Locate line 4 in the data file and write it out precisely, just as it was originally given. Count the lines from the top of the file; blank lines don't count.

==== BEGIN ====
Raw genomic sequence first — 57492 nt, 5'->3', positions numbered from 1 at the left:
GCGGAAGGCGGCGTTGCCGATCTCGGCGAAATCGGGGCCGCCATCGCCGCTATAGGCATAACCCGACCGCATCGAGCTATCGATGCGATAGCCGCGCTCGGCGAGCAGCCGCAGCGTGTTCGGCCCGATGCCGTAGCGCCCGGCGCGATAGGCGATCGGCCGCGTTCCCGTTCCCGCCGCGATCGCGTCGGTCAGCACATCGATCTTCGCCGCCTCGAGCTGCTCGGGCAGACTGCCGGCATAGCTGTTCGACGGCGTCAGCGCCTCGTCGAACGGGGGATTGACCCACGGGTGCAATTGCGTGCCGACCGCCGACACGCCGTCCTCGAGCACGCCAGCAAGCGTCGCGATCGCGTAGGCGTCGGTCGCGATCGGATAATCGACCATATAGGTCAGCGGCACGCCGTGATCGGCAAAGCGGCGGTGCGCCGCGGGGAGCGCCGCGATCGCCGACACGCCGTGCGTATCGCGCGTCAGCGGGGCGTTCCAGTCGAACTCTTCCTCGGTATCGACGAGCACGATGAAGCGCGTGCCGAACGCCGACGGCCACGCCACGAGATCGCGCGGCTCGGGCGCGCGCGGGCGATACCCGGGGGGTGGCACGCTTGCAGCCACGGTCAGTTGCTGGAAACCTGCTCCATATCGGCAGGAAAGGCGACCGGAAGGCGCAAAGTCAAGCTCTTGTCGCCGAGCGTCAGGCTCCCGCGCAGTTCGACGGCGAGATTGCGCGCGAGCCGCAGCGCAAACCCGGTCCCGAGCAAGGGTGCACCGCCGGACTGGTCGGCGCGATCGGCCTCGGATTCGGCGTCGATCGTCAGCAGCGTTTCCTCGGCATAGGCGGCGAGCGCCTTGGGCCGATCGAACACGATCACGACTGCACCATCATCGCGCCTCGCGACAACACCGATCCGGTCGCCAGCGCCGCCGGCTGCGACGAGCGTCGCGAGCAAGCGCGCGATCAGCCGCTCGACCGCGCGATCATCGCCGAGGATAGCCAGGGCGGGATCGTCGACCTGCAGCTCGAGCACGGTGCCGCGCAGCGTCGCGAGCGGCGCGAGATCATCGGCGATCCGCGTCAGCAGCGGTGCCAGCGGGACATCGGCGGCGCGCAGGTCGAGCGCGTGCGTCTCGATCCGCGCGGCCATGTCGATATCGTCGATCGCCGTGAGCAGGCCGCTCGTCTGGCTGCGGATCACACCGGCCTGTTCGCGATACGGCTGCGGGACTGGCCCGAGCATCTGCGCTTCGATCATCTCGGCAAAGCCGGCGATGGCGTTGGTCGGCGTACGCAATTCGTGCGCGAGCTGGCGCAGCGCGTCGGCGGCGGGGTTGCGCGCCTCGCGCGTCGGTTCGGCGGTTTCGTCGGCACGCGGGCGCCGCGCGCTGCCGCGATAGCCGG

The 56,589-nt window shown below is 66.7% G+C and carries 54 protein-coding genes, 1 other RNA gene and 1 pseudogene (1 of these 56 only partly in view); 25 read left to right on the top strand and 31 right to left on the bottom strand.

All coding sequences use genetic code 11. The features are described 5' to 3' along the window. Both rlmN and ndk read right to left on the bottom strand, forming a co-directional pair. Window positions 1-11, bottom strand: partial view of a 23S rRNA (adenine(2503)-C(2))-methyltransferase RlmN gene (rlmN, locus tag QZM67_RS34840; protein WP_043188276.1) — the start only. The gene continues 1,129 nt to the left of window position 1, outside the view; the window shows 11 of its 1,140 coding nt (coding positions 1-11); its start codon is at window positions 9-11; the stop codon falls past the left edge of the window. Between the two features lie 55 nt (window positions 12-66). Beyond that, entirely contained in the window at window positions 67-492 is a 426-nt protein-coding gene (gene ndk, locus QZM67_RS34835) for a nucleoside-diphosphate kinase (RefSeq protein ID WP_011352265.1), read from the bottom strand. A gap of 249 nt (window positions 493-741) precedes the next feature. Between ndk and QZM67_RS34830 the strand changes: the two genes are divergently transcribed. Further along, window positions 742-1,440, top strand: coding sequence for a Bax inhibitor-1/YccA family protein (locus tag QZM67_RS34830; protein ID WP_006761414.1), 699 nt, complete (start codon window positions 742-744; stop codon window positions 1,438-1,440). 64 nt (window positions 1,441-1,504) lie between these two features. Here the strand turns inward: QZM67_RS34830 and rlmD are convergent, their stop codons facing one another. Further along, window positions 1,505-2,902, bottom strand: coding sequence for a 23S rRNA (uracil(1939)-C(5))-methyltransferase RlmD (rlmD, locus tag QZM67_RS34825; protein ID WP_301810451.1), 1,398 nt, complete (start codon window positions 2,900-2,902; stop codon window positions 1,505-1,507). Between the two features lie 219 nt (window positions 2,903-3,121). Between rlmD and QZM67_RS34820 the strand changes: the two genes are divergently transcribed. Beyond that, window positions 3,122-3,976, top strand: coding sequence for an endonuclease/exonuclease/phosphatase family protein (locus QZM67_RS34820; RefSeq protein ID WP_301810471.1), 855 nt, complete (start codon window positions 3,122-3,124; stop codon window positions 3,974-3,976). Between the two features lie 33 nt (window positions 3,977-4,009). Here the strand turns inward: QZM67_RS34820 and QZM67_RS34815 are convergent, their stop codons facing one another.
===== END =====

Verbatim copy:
All coding sequences use genetic code 11. The features are described 5' to 3' along the window. Both rlmN and ndk read right to left on the bottom strand, forming a co-directional pair. Window positions 1-11, bottom strand: partial view of a 23S rRNA (adenine(2503)-C(2))-methyltransferase RlmN gene (rlmN, locus tag QZM67_RS34840; protein WP_043188276.1) — the start only. The gene continues 1,129 nt to the left of window position 1, outside the view; the window shows 11 of its 1,140 coding nt (coding positions 1-11); its start codon is at window positions 9-11; the stop codon falls past the left edge of the window. Between the two features lie 55 nt (window positions 12-66). Beyond that, entirely contained in the window at window positions 67-492 is a 426-nt protein-coding gene (gene ndk, locus QZM67_RS34835) for a nucleoside-diphosphate kinase (RefSeq protein ID WP_011352265.1), read from the bottom strand. A gap of 249 nt (window positions 493-741) precedes the next feature. Between ndk and QZM67_RS34830 the strand changes: the two genes are divergently transcribed. Further along, window positions 742-1,440, top strand: coding sequence for a Bax inhibitor-1/YccA family protein (locus tag QZM67_RS34830; protein ID WP_006761414.1), 699 nt, complete (start codon window positions 742-744; stop codon window positions 1,438-1,440). 64 nt (window positions 1,441-1,504) lie between these two features. Here the strand turns inward: QZM67_RS34830 and rlmD are convergent, their stop codons facing one another. Further along, window positions 1,505-2,902, bottom strand: coding sequence for a 23S rRNA (uracil(1939)-C(5))-methyltransferase RlmD (rlmD, locus tag QZM67_RS34825; protein ID WP_301810451.1), 1,398 nt, complete (start codon window positions 2,900-2,902; stop codon window positions 1,505-1,507). Between the two features lie 219 nt (window positions 2,903-3,121). Between rlmD and QZM67_RS34820 the strand changes: the two genes are divergently transcribed. Beyond that, window positions 3,122-3,976, top strand: coding sequence for an endonuclease/exonuclease/phosphatase family protein (locus QZM67_RS34820; RefSeq protein ID WP_301810471.1), 855 nt, complete (start codon window positions 3,122-3,124; stop codon window positions 3,974-3,976). Between the two features lie 33 nt (window positions 3,977-4,009). Here the strand turns inward: QZM67_RS34820 and QZM67_RS34815 are convergent, their stop codons facing one another.